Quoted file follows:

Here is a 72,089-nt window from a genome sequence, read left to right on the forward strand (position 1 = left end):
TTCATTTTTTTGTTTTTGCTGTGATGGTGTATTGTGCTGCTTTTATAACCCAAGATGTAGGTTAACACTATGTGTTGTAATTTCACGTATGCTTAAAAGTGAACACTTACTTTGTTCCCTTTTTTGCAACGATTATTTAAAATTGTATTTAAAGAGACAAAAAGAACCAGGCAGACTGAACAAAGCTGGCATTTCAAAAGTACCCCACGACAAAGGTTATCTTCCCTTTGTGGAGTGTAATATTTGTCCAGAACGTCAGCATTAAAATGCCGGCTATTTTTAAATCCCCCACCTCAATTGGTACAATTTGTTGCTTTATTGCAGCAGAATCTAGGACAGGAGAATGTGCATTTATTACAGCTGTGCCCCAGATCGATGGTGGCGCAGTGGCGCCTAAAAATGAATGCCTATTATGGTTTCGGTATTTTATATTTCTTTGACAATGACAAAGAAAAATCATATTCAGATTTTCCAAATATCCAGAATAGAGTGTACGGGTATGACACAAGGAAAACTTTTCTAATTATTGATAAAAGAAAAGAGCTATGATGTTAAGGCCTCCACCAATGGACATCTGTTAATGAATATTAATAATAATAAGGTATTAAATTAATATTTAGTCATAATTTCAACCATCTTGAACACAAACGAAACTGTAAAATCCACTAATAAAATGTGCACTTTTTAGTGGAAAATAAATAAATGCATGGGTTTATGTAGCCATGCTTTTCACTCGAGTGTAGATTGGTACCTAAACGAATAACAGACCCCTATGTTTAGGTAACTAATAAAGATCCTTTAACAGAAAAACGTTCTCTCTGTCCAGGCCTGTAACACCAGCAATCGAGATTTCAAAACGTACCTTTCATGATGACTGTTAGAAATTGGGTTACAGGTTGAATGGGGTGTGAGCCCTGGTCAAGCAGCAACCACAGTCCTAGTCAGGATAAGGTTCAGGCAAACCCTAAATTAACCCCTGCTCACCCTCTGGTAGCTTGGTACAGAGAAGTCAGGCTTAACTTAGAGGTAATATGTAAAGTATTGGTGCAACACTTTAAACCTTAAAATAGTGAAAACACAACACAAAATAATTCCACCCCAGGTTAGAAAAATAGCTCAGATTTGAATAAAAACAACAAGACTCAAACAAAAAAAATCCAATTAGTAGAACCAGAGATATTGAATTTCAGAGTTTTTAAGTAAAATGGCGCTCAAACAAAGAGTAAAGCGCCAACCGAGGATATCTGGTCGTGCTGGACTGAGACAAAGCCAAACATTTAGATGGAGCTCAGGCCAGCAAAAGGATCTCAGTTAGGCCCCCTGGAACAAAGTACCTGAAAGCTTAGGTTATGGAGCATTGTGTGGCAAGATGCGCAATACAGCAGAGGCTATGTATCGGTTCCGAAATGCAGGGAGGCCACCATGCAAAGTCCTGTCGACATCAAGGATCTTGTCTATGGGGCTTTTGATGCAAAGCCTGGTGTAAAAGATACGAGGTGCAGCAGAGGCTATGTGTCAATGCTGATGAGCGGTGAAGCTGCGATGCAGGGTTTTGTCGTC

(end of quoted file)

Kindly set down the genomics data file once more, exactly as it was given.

Here is a 72,089-nt window from a genome sequence, read left to right on the forward strand (position 1 = left end):
TTCATTTTTTTGTTTTTGCTGTGATGGTGTATTGTGCTGCTTTTATAACCCAAGATGTAGGTTAACACTATGTGTTGTAATTTCACGTATGCTTAAAAGTGAACACTTACTTTGTTCCCTTTTTTGCAACGATTATTTAAAATTGTATTTAAAGAGACAAAAAGAACCAGGCAGACTGAACAAAGCTGGCATTTCAAAAGTACCCCACGACAAAGGTTATCTTCCCTTTGTGGAGTGTAATATTTGTCCAGAACGTCAGCATTAAAATGCCGGCTATTTTTAAATCCCCCACCTCAATTGGTACAATTTGTTGCTTTATTGCAGCAGAATCTAGGACAGGAGAATGTGCATTTATTACAGCTGTGCCCCAGATCGATGGTGGCGCAGTGGCGCCTAAAAATGAATGCCTATTATGGTTTCGGTATTTTATATTTCTTTGACAATGACAAAGAAAAATCATATTCAGATTTTCCAAATATCCAGAATAGAGTGTACGGGTATGACACAAGGAAAACTTTTCTAATTATTGATAAAAGAAAAGAGCTATGATGTTAAGGCCTCCACCAATGGACATCTGTTAATGAATATTAATAATAATAAGGTATTAAATTAATATTTAGTCATAATTTCAACCATCTTGAACACAAACGAAACTGTAAAATCCACTAATAAAATGTGCACTTTTTAGTGGAAAATAAATAAATGCATGGGTTTATGTAGCCATGCTTTTCACTCGAGTGTAGATTGGTACCTAAACGAATAACAGACCCCTATGTTTAGGTAACTAATAAAGATCCTTTAACAGAAAAACGTTCTCTCTGTCCAGGCCTGTAACACCAGCAATCGAGATTTCAAAACGTACCTTTCATGATGACTGTTAGAAATTGGGTTACAGGTTGAATGGGGTGTGAGCCCTGGTCAAGCAGCAACCACAGTCCTAGTCAGGATAAGGTTCAGGCAAACCCTAAATTAACCCCTGCTCACCCTCTGGTAGCTTGGTACAGAGAAGTCAGGCTTAACTTAGAGGTAATATGTAAAGTATTGGTGCAACACTTTAAACCTTAAAATAGTGAAAACACAACACAAAATAATTCCACCCCAGGTTAGAAAAATAGCTCAGATTTGAATAAAAACAACAAGACTCAAACAAAAAAAATCCAATTAGTAGAACCAGAGATATTGAATTTCAGAGTTTTTAAGTAAAATGGCGCTCAAACAAAGAGTAAAGCGCCAACCGAGGATATCTGGTCGTGCTGGACTGAGACAAAGCCAAACATTTAGATGGAGCTCAGGCCAGCAAAAGGATCTCAGTTAGGCCCCCTGGAACAAAGTACCTGAAAGCTTAGGTTATGGAGCATTGTGTGGCAAGATGCGCAATACAGCAGAGGCTATGTATCGGTTCCGAAATGCAGGGAGGCCACCATGCAAAGTCCTGTCGACATCAAGGATCTTGTCTATGGGGCTTTTGATGCAAAGCCTGGTGTAAAAGATACGAGGTGCAGCAGAGGCTATGTGTCAATGCTGATGAGCGGTGAAGCTGCGATGCAGGGTTTTGTCGTC